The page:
CHESHIRE East Council is in an ‘enviable position’ compared to other local authorities when it comes to its finances.

So says Cllr Paul Bates, cabinet member for finance and communication, who has praised the work of council officers in planning for the challenges ahead.

The local authority is due to approve its Medium Term Financial Strategy (MTFS) for 2019 to 2022 on February 21, and Cllr Bates is pleased with how CEC is managing its coffers.

He said: “We have looked to the future, predicted what is going to happen and got ourselves in an enviable position. I think there is a plethora of authorities who would want to be in the same position where we are.

“We planned three years in advance, we looked at what is going to happen and we are seeing now where the holes are going to be and how we are going to address those holes going forward.

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“There are local authorities that haven’t done the same financial planning that we have done, and that’s to the credit of the team here that they have looked at the future and planned accordingly to make sure we give the best possible services going forward.”

Cabinet members endorsed the budget this week, which includes a net revenue spend of £281.2 million and total capital investment of £450 million over the next three years – including £270 million on highways projects, such as relief roads for Middlewich, Congleton and Poynton.

But the local authority insists there are challenges in the years to come – including an end to the Government’s revenue support grant, which this year provided CEC with £5.4 million.

Alex Thompson, head of finance and performance at CEC, said: “I think what is important to recognise is that this is a national issue – local authority spending is under pressure.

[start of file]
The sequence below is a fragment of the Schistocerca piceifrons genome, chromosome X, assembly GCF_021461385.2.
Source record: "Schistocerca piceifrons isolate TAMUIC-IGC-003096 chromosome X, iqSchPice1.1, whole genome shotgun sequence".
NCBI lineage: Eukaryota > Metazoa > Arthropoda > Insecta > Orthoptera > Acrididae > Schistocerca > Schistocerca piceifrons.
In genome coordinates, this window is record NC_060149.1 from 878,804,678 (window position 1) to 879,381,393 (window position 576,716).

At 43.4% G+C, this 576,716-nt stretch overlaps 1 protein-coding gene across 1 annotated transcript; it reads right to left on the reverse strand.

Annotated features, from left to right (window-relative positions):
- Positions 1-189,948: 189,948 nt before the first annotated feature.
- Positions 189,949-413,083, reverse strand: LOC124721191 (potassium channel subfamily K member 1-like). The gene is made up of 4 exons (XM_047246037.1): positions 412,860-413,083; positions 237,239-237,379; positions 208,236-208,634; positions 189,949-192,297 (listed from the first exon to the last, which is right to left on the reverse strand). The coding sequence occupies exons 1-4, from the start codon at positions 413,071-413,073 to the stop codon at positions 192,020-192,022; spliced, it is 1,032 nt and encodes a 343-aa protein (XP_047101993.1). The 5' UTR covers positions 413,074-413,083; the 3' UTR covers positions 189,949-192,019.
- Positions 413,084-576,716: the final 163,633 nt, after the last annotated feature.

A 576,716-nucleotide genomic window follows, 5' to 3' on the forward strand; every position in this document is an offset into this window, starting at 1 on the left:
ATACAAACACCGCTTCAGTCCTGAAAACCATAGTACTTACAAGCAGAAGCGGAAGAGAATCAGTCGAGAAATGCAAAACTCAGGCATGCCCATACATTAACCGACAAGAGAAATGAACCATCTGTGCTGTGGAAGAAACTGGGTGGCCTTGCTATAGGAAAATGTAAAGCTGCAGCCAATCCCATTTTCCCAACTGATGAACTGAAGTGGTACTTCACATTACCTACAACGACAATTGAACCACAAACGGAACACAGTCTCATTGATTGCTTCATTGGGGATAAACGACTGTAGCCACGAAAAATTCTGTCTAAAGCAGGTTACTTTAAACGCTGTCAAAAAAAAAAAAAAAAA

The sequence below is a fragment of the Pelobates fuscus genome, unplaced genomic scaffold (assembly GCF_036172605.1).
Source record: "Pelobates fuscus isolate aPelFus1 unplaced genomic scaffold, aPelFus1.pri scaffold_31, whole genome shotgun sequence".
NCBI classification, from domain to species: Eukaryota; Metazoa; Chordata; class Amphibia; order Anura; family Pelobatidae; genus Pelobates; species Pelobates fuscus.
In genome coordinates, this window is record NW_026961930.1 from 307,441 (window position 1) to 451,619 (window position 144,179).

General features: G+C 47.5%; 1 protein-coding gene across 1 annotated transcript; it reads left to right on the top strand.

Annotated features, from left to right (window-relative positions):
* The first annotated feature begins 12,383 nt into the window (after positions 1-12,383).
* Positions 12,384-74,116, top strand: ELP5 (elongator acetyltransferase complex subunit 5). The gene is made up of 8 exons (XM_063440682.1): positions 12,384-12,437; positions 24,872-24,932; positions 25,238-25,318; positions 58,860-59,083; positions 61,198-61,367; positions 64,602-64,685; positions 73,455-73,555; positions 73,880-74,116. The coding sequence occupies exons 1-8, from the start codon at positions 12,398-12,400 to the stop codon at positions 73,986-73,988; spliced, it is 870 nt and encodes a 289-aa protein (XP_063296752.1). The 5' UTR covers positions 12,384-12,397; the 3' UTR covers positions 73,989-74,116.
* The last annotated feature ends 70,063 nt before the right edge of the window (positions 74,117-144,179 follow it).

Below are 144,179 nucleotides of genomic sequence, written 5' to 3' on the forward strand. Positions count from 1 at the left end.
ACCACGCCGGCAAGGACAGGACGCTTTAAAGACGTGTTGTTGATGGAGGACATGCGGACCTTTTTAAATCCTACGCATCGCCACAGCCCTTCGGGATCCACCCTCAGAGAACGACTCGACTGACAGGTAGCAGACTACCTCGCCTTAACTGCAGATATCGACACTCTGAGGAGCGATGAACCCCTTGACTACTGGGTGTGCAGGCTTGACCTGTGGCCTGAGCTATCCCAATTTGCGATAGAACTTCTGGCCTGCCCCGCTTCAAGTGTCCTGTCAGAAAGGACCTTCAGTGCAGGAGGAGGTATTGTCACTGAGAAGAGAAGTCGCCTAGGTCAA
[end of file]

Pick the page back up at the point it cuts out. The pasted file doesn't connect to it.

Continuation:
“That’s partly linked into the Government withdrawing grants, but also the pressure that is on our partners as well, such as the NHS. That has a significant impact on what we will pay for and what they will pay.

“I think we’re in a very fortunate position that locally we haven’t been reliant on much Government funding historically, and our pro-growth agenda as an area has definitely supported our ability to be more sustainable than most local authorities.”

CEC expects to increase its business rates income by £5 million in the new budget, and the Government wants local authorities to retain 75 per cent of their own business rates from 2020-21.

Cllr Bates says that Cheshire East has more VAT-registered firms than Manchester – but he is unsure the new rules on business rate retention will be enough to boost the council’s finances.

He said: “There is uncertainty around funding, particularly come 2020. I don’t believe that 75 per cent business rate retention is going to cut it.

“The challenges that any local authority faces in terms of the demographics of the population, educating our schoolchildren, we have to meet and exceed the expectations and we have to find the best way of doing that.

“That is lobbying, that is fighting for fairer funding, we have to make our MPs work for the local authority as much as they work for constituents – and we want what is best for the residents of Cheshire East.

“We do a really good job with what we have got, but we could do a better job if we were given more.”

At the cabinet meeting where the MTFS was endorsed this week, Cllr Sam Corcoran, leader of CEC’s Labour group, agreed that the council faces financial pressures in the years ahead.

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He added: “If you look at the three-year summary you can see that we have a balanced budget for 2019-20, but in 2021 we have an £11 million forecast deficit.

“I am sure that by the time we come to it we will resolve that, but it is an indication of the financial pressures that we are under.

“We are not out of the woods yet – those financial pressures will continue.”

The MTFS is due to be signed off at the full council meeting on February 21.